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‘Shopaphopia’?

What’s shopaphobia’? Well I don’t think the word actually exists but it should. And it would mean a fear of shopping. Thankfully I don’t suffer from this non-existent misnomer so I’m not a ‘shopaphobe’ but I don’t exactly enjoy shopping either. Especially for clothes.

It wouldn’t be so bad if I were a perfect size ‘x’ (you didn’t really think I’d let on what size I am, did you?). I happen to have long limbs so long-sleeved clothes and trousers which would probably be a perfect fit for others my size usually look ludicrously undersized on me. It also doesn’t help that the clothing industry can’t seem to agree on standard measurements as almost each store has different measurements. This means that whenever I go clothes shopping, I don’t have the luxury of just choosing what I want (if I do succeed in finding it) paying for it and walking out of the store. To make sure I don’t have to make a second trip back to the store just to return or exchange the items, I must try them on in the shop. I will not even go into the hazards of manoeuvring and navigating some fitting rooms, the long queues, the drapes that never quite protect your modesty and the list goes on but I won’t.

This, in turn, means I have to carefully consider what I wear when I go shopping so as to minimise the trauma of constantly changing into and out of clothes. Woe betide me if I make an unplanned trip to the shops dressed in the required number of layers to stave of the wintry cold!

In my ideal world, there would be no need to go clothes shopping if I didn’t fancy it. I would have a personal shopper who would know my measurements, style and preferences. She/he would buy all the clothes and have them delivered to me at home where I would have a very large walk-in closet. A member of my domestic staff would arrange the clothes in some sort of order, I wouldn’t care which as I’d have little or nothing to do with it. Said member of staff would also catalogue the items of clothing, accessories and footwear in a bespoke computer application.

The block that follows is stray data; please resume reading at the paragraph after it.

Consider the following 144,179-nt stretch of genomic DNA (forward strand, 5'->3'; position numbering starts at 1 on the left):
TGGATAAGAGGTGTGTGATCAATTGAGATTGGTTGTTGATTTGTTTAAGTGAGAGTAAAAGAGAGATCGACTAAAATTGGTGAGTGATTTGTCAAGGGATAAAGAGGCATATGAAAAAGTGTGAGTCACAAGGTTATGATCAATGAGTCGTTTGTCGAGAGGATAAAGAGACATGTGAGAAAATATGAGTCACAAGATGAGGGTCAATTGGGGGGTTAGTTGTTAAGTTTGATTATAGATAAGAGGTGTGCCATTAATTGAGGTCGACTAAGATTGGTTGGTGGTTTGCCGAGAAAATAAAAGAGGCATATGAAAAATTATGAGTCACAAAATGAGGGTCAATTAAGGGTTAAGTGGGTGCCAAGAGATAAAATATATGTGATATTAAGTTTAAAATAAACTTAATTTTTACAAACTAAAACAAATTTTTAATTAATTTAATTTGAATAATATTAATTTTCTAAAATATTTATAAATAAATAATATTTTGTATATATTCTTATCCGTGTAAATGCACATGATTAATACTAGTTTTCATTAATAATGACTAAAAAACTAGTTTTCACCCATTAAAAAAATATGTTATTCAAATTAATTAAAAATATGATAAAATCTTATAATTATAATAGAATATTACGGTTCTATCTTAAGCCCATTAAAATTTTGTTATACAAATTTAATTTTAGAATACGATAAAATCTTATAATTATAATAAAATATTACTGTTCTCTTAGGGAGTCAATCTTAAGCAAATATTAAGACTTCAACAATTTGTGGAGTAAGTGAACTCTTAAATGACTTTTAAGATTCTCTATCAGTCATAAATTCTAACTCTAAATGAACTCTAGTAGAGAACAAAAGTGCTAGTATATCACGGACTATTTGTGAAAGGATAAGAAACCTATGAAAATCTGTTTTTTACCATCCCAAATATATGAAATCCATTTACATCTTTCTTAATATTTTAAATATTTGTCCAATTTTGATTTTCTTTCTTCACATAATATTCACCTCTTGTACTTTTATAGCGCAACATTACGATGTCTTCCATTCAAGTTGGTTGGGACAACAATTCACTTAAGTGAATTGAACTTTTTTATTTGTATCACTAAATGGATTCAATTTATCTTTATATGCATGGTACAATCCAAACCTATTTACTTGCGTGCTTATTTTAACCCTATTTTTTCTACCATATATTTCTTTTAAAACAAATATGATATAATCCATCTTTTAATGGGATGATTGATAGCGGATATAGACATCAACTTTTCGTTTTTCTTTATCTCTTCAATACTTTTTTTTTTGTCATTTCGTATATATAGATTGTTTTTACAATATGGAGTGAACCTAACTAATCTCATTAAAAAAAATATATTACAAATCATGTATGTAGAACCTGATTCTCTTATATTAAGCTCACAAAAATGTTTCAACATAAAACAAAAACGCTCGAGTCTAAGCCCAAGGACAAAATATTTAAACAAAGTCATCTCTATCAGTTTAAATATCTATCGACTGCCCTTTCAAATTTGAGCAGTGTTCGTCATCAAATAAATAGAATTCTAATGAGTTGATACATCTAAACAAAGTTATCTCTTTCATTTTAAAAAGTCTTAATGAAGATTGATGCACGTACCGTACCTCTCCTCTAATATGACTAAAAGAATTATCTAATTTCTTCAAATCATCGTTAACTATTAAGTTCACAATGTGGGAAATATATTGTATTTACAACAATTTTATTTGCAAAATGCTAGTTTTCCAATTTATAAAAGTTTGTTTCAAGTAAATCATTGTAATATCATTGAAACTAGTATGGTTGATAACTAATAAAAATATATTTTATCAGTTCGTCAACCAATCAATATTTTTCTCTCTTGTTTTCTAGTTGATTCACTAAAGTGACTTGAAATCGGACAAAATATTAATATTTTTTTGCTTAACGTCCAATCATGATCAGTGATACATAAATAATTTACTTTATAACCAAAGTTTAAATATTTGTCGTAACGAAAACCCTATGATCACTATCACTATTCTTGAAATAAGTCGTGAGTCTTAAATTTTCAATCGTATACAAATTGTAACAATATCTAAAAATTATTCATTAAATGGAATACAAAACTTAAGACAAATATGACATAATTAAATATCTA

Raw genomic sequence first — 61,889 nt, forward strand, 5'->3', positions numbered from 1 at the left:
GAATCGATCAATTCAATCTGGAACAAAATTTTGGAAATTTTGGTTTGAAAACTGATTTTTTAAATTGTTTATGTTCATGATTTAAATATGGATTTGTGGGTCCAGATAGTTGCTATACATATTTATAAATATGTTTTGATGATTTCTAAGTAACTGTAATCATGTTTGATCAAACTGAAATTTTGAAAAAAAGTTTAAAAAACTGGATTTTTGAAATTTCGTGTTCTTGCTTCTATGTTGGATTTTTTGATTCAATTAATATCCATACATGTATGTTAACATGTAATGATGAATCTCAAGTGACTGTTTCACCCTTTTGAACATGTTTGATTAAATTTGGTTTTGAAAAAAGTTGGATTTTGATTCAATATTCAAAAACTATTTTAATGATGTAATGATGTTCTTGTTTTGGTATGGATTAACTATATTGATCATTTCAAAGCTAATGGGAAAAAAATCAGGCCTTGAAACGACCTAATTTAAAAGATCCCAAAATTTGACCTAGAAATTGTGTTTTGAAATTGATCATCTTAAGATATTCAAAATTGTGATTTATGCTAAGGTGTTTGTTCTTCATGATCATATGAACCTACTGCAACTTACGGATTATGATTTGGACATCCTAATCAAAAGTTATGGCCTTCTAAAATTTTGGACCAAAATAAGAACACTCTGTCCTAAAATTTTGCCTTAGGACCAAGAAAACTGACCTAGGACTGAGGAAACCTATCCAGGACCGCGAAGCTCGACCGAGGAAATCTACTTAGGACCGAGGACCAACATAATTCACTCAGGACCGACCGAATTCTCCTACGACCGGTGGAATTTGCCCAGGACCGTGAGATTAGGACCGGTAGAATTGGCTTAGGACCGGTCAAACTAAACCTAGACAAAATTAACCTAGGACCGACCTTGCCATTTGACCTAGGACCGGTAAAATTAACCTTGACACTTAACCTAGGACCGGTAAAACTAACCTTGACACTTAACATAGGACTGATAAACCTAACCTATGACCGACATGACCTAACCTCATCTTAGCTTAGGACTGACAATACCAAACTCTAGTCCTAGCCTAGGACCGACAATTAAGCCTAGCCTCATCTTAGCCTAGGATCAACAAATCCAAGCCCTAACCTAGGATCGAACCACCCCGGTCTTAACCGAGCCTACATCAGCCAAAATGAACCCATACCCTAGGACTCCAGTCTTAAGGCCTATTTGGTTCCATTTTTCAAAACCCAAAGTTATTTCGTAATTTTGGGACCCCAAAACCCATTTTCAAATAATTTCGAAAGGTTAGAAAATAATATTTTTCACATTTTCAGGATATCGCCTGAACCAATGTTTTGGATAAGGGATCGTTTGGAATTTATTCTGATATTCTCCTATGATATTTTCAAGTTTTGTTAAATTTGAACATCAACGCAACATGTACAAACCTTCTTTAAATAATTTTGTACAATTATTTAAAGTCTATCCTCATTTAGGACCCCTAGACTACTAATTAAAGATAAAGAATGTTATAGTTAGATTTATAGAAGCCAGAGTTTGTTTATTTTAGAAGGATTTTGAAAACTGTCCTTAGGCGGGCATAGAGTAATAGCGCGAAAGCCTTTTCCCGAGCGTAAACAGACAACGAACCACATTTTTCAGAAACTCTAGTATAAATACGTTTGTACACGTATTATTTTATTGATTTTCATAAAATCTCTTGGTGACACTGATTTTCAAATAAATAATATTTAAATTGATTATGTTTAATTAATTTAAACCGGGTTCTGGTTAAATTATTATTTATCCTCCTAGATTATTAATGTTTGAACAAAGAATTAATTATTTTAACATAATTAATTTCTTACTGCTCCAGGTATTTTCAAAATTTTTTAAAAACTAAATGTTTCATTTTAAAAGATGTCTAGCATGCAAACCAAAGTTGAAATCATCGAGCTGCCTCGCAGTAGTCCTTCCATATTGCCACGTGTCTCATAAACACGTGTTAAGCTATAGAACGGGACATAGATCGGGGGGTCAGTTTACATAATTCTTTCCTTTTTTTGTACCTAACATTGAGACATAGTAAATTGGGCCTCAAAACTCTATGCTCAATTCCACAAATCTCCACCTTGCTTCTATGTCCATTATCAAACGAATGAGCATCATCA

All I would need to do would be to enter what sort of look I was after or what event I was attending into the computer and it would put together a stunning ensemble to suit the occasion. I would then walk into the closet, retrieve the outfit, kit myself out in it and step out in grand style. Obviously money would have to be no object for this pipe dream to even dare to become reality.

Ah! If wishes were horses…!

Anyway back to my not-quite-shopaphobia-but-more-a-strong-dislike-for-shopping. I know where it stemmed from and exactly who is to blame for it. My mother!

I grew up in Port Harcourt, a capital city in the south east of Nigeria. There were three large supermarkets; Kingsway, Leventis and Chanrai’s however, to the best of my recollection, a lot of people still shopped in the local outdoor markets. There were quite a few of those dotted around the city but the main and larger ones were Mile 1 market, Mile 3 market, Town market, Borokiri market, Elekahia market to mention a few.

The more organised markets were made up of rows and rows of stalls covered with zinc roofing sheets. I use the word ‘organised’ loosely as they weren’t that much so. In some cases, vendors of similar items could be located in close proximity to each other, in other cases, they would be spread around the market.

In my pre-teen and teenage years, I usually accompanied my mother to the market, not out of choice though, I hasten to add. We sometimes went to a couple of markets in one shopping trip depending on which items my mother deemed appropriately priced or fresher or whatever other criteria she may have had at the time.